The restaurant, which had been going from strength-to-strength, knew its reputation was primarily built on the food that it served but it considered it equally important to provide an excellent customer service. It was also aware that competitor restaurants were offering customers digital ordering, it wanted to keep up with the competition, delivering on the modern consumer’s demand for technology while maintaining the modern, cool brand it had developed.
Working with Preoday, the pizza restaurant built a branded mobile app and online ordering portal for its website. Acknowledging that customers would be unlikely to find the service organically, it developed a marketing plan that included a website update, putting the online ordering portal front and centre of the page. Users could now order their food for collection or delivery, paying online through a secure page, seven days a week.
Since launching the service at the start of 2018, the pizzeria has received 1,000 orders and taken more than 32,000 Euros through the service. It’s proven particularly popular for those that prefer to eat pizza in the comfort of their own home; one customer has spent more than 600 Euros on takeaway from the restaurant in just seven months.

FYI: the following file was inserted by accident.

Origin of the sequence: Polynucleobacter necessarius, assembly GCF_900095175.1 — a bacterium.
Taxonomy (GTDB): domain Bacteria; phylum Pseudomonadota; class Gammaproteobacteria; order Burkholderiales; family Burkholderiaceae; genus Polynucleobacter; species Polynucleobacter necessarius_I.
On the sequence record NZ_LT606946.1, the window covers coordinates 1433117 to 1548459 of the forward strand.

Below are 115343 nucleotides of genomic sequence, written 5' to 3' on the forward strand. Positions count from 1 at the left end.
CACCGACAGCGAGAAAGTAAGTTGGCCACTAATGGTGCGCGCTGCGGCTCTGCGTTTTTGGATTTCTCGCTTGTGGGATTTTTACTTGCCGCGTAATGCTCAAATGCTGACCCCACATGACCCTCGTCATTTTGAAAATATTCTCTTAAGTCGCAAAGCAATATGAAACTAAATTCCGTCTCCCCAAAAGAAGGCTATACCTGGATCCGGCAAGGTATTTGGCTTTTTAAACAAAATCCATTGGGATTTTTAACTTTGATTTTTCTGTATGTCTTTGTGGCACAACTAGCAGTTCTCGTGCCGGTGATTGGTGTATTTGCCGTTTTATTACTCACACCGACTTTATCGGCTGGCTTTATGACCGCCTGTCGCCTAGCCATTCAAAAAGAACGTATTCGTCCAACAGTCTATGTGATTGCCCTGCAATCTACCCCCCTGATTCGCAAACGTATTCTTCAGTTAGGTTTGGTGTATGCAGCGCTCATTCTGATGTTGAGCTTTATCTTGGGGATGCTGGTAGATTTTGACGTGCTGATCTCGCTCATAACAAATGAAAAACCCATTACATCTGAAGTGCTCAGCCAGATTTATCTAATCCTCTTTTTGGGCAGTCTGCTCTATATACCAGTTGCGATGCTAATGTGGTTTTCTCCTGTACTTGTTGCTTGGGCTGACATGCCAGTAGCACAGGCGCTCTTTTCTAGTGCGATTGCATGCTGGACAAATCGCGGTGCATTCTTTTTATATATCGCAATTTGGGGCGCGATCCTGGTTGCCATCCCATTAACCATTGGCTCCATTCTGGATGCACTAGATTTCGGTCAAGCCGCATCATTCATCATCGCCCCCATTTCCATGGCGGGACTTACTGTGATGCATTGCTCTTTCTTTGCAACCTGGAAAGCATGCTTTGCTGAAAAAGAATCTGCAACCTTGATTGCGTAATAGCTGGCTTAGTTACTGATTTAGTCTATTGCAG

Preoday’s CEO, Nick Hucker comments: “Digital ordering isn’t the future, it’s here and it’s now. We’ve found quick service venues like pizza restaurants understand this especially well. It’s a food that can be eaten easily, anywhere and can be transported without losing its integrity. By offering a click and collect or digital order and delivery service they are able to open up fresh revenue streams, attracting consumers that might not have ordered through them before, and turning them into loyal, returning customers.”
It’s not as catchy as: ‘When is a door not a door?’ (answer, when it’s a jar) but it speaks to the idea that in-car collection, and the technologies that support it, are flexible enough to bend to the needs of a business and its guests.
Delivery can be daunting to the uninitiated, and it might be tempting to sign up with a third-party ordering aggregator that offers the service, such as UberEats, but other options could suit your business and brand better. Here we present three different ‘levels’ of delivery, starting with the most basic – and cheapest method: doing it yourself.